Young Handel spent several years in Italy under the care of the patrons Ottoboni, and his somewhat more discreet peer, the Cardinal Benedetto Pamphili, the patron who penned the libretto of EMV’s mainstage production of Summer ’14, Il Trionfo del Tempo e del Disinganno. In Rome, Handel studied the Italian style of composition from Corelli and Alessandro Scarlatti. Both whom were also under the patronage of Ottoboni. It was also for his more flamboyant patron, that Handel likely wrote the cantata Vedendo Amor. In this cantata, Cupid disguises himself as a birdcatcher. “Birds”, since as early as the 15th century, was a coded reference to men, an allusion strongly insisted upon in the autobiography of the Florentine artist, Benvenuto Cellini.
By the beginning of the 19th century, many artists and musicians were no longer supported by the patronage of the church and aristocracy. Instead, due in large part to the Industrial Revolution, the middle class became stronger, more financially confident, and able to support things such as the arts and entertainment. Public operas, plays, concerts, and recitals became popular among the middle class, and musicians able to accept full adoration and constant praise of a hungry and adoring public. No longer bound to courts and chapels, many composer-performers like Frédéric Chopin (1810-1849) found great fame in touring, and were welcomed in by all social classes.
The widespread relaxing of punishments for sexual deviance across Europe, the rise of the nature- and self-centric Romantic sensibility, and the increased popularity of dandyism, self-retrospection, and confirmed bachelorhood came a return to the habit of men gathering into homosocial circles and relationships. One musician who took great advantage of this was Franz Schubert (1797-1828). Schubert was associated with a very tight knit circle of male artists and students with whom he spent most of his life. With them, he began his “Schubertiades”, informal musical social gatherings held at private homes. Through these events, he presented a great deal of his solo piano pieces, male part songs, and solo lieder such as Du bist die Ruh and An Sylvia.
Throughout the 19th century, many countries like the Netherlands, Brazil, Portugal, and Japan decriminalized homosexuality. German writer, Karl Ulrichs, became the first openly gay person to publicly campaign for gay rights, and the words “homosexual”, “heterosexual”, and “bisexual” began to be used in print. By the 20th century, musicians like Aaron Copland, Leonard Bernstein, Benjamin Britten, and Ned Rorem (1923- ) became fully cognizant of having a sexual preference. Musicians could live their lives no longer sentenced to explore their feelings in subtext. We now have openly gay composers setting the words of assumed homosexuals, such as Rorem’s setting of Walt Whitman’s Look Down Fair Moon, who offer different perspectives on the voices of the past.
Reginald Mobley, countertenor
Noted for his ‘shimmering voice’ (BachTrack), American countertenor Reginald Mobley is highly sought after for the baroque, classical and modern repertoire.
Reginald leads a very prolific career on both sides of the Atlantic. In the United States, where he resides, he became the first ever programming consultant for the Handel & Haydn Society following several years of leading H&H in his community engaging Every Voice concerts. He also holds the position of Visiting Artist for Diversity Outreach with the Baroque ensemble Apollo’s Fire, and is a regular guest with Cantata Collective, Musica Angelica, Agave Baroque, Charlotte Bach Akademie, Seraphic Fire, Quodlibet, Pacific Music Works, Bach Collegium San Diego, San Francisco Early Music Society and Philharmonia Baroque Orchestra.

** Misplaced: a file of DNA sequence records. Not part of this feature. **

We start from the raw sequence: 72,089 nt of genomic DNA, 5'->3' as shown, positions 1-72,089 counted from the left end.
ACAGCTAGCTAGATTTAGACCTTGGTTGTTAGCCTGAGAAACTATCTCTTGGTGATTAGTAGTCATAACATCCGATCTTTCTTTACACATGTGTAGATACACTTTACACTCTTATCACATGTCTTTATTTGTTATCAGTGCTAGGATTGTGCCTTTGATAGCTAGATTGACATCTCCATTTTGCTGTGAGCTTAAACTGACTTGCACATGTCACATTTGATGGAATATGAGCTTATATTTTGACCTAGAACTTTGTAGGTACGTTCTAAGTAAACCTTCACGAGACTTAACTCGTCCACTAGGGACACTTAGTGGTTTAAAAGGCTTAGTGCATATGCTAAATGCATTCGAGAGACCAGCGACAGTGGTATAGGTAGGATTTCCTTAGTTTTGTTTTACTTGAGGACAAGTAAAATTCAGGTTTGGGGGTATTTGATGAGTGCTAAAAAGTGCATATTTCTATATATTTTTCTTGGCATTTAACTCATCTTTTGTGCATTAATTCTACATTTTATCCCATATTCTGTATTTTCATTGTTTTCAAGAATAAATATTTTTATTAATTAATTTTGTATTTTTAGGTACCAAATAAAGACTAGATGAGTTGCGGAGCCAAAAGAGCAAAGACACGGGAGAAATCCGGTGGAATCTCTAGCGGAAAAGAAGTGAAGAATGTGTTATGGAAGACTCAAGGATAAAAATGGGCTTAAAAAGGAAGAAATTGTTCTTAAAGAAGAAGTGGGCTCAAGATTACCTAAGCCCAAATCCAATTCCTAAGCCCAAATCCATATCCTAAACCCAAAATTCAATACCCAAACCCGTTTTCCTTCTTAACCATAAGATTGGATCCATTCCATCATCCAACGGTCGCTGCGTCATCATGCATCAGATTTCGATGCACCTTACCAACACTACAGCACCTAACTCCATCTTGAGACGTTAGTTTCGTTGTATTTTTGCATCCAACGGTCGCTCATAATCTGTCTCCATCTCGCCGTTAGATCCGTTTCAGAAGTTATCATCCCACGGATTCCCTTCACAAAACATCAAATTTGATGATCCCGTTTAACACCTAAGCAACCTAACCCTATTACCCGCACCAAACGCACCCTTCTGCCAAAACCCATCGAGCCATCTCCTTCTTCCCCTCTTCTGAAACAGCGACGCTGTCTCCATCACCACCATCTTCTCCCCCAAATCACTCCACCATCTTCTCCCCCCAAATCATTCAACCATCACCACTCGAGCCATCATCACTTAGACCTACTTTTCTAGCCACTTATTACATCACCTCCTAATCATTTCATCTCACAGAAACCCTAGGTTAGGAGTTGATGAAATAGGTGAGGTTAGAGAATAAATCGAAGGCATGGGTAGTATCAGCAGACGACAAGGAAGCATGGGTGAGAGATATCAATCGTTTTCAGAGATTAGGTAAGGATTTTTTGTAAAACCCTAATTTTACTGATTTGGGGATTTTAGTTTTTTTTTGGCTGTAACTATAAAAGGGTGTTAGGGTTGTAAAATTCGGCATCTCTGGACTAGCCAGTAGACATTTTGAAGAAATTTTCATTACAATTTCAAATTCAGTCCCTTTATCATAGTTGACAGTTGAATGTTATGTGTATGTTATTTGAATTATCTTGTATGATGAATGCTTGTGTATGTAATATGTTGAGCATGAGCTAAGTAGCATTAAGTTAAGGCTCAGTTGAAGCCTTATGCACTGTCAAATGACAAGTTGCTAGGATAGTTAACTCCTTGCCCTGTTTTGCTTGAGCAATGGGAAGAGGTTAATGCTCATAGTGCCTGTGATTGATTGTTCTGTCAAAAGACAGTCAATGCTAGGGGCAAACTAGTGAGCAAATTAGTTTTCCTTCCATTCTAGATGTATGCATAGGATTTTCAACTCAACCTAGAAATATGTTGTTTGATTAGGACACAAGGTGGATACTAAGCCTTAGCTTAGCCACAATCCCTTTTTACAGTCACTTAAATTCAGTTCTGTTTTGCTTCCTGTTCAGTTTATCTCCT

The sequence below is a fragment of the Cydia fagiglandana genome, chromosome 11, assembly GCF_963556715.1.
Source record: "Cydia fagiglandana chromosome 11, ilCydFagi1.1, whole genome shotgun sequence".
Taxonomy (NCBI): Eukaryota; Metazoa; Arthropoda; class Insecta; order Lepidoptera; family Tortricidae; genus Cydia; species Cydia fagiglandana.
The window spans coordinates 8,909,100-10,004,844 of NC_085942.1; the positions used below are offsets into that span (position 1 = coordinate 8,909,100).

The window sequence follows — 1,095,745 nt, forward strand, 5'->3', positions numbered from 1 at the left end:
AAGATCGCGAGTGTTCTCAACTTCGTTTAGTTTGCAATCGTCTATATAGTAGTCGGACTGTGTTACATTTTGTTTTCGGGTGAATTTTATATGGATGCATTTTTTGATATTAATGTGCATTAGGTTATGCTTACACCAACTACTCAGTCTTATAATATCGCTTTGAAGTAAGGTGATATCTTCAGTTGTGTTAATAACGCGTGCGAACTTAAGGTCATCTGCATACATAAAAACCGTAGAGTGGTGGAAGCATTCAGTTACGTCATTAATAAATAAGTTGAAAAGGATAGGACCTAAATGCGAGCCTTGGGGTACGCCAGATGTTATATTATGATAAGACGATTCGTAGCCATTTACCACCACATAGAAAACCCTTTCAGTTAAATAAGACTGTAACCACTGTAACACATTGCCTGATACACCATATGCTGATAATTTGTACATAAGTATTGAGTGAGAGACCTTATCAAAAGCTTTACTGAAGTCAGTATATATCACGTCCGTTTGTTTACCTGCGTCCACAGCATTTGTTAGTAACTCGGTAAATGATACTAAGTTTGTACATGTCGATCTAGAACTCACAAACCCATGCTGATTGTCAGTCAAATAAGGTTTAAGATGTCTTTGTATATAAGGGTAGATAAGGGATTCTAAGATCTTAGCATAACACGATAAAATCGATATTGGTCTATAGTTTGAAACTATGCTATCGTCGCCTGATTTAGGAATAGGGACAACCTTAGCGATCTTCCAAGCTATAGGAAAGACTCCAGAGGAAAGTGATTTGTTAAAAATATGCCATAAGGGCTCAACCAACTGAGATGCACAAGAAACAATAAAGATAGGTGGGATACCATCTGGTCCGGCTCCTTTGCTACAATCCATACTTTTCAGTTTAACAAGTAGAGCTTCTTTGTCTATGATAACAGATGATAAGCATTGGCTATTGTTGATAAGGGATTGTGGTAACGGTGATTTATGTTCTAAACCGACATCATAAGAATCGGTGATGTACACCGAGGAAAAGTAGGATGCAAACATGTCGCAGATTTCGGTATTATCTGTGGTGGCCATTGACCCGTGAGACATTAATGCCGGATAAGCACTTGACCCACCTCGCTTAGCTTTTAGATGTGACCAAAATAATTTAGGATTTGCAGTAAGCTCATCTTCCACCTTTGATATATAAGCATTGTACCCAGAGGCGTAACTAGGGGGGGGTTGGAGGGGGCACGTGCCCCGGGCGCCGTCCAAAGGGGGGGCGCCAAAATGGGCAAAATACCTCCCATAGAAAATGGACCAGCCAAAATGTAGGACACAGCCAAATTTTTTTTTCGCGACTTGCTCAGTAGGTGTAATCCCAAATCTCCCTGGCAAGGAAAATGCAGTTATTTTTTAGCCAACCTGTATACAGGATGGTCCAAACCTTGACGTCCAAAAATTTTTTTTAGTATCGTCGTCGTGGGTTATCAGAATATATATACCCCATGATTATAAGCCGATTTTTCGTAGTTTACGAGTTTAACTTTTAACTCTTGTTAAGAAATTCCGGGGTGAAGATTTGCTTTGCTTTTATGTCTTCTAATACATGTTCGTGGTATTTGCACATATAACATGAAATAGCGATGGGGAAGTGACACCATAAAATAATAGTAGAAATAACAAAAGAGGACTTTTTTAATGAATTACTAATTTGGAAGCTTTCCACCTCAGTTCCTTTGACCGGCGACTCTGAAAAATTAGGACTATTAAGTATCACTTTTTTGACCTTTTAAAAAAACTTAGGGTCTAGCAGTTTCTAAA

Recent engagements have included concerts and recordings with the Chicago Symphony Orchestra, Opera Lafayette, Blue Heron, Chatham Baroque, Washington Bach Consort, Atlanta Baroque Orchestra and Early Music Seattle. Future highlights include Carmina Burana with the Chicago Symphony Orchestra, Messiah with the New York Philharmonic and Pittsburgh Symphony Orchestras, a debut at Carnegie Hall with Orchestra St Luke’s and at the Walt Disney Hall in Los Angeles.
In Europe, Reginald has been invited to perform with the OH! (Orkiestra Historycsna) in Poland, Vienna Academy in Austria (Musikverein), Musée d’Orsay in Paris, Royal Scottish National Orchestra, Academy of Ancient Music, City of Birmingham Symphony Orchestra, Balthasar Neumann Chor & Ensemble, Bach Society in Stuttgart, Holland Baroque Orchestra and in the autumn of 2021, he performed the role of Ottone in L’incoronazione di Poppea in Geneva, MUPA and Teatro di Vicenza in a European tour with The Budapest Festival Orchestra. He has also extensively toured with the Monteverdi Choir and Orchestra under the baton of John-Eliot Gardiner, and more recently performed a series of English music programmes in Germany with the Freiburger Barockorchester under the leadership of Kristian Bezuidenhout.
His recordings have been received with great critical acclaim, most recently American Originals with Agave Baroque ensemble, recorded with Acis Productions, which has been nominated for a GRAMMY Award, following A Lad’s Love with Brian Giebler on BRIDGE 9542 label. Reginald features on several albums with the Monteverdi Choir and Sir John Eliot Gardiner, including a recording of Bach’s St Matthew Passion and Magnificat, where Reginald ‘encapsulates whimsical pathos’ (Classical Music Magazine) His solo recording debut with ALPHA Classics will be released in June 2023. Reginald’s work has earned him both a 2023 Grammy Awards and 2023 Classical Music Awards Nomination.
Alexander Weimann, harpsichord & piano
Alexander Weimann is one of the most sought-after ensemble directors, soloists, and chamber music partners of his generation. After travelling the world with ensembles such as Tragicomedia, Cantus Cölln, the Freiburger Barockorchester, Gesualdo Consort and Tafelmusik, he now focuses on his activities as Music Director of the Pacific Baroque Orchestra in Vancouver, Music Director of the Seattle Baroque Orchestra, and regular guest conductor of ensembles including the Victoria Symphony, Symphony Nova Scotia, Arion Baroque Orchestra in Montreal and the Portland Baroque Orchestra.
Alex was born in Munich, where he studied the organ, church music, musicology (with a summa con laude thesis on Bach’s secco recitatives), theatre, mediæval Latin, and jazz piano, supported by a variety of federal scholarships. From 1990 to 1995, he taught music theory, improvisation, and Jazz at the Munich Musikhochschule. Since 1998, he has been giving master classes in harpsichord and historical performance practice at institutions such as Lunds University in Malmö, the Bremen Musikhochschule, the University of California (Berkeley), Dartmouth College (New Hampshire), McGill University, Université de Montréal, and Mount Allison (New Brunswick). He now teaches at the University of British Columbia and directs the Baroque Orchestra Mentorship Programme there. He has received several JUNO and GRAMMY Award nominations – most recently, for the album Nuit Blanches with the Pacific Baroque Orchestra and Karina Gauvin.
Photo Credit (top banner: Reginald L. Mobley): lizlinder.com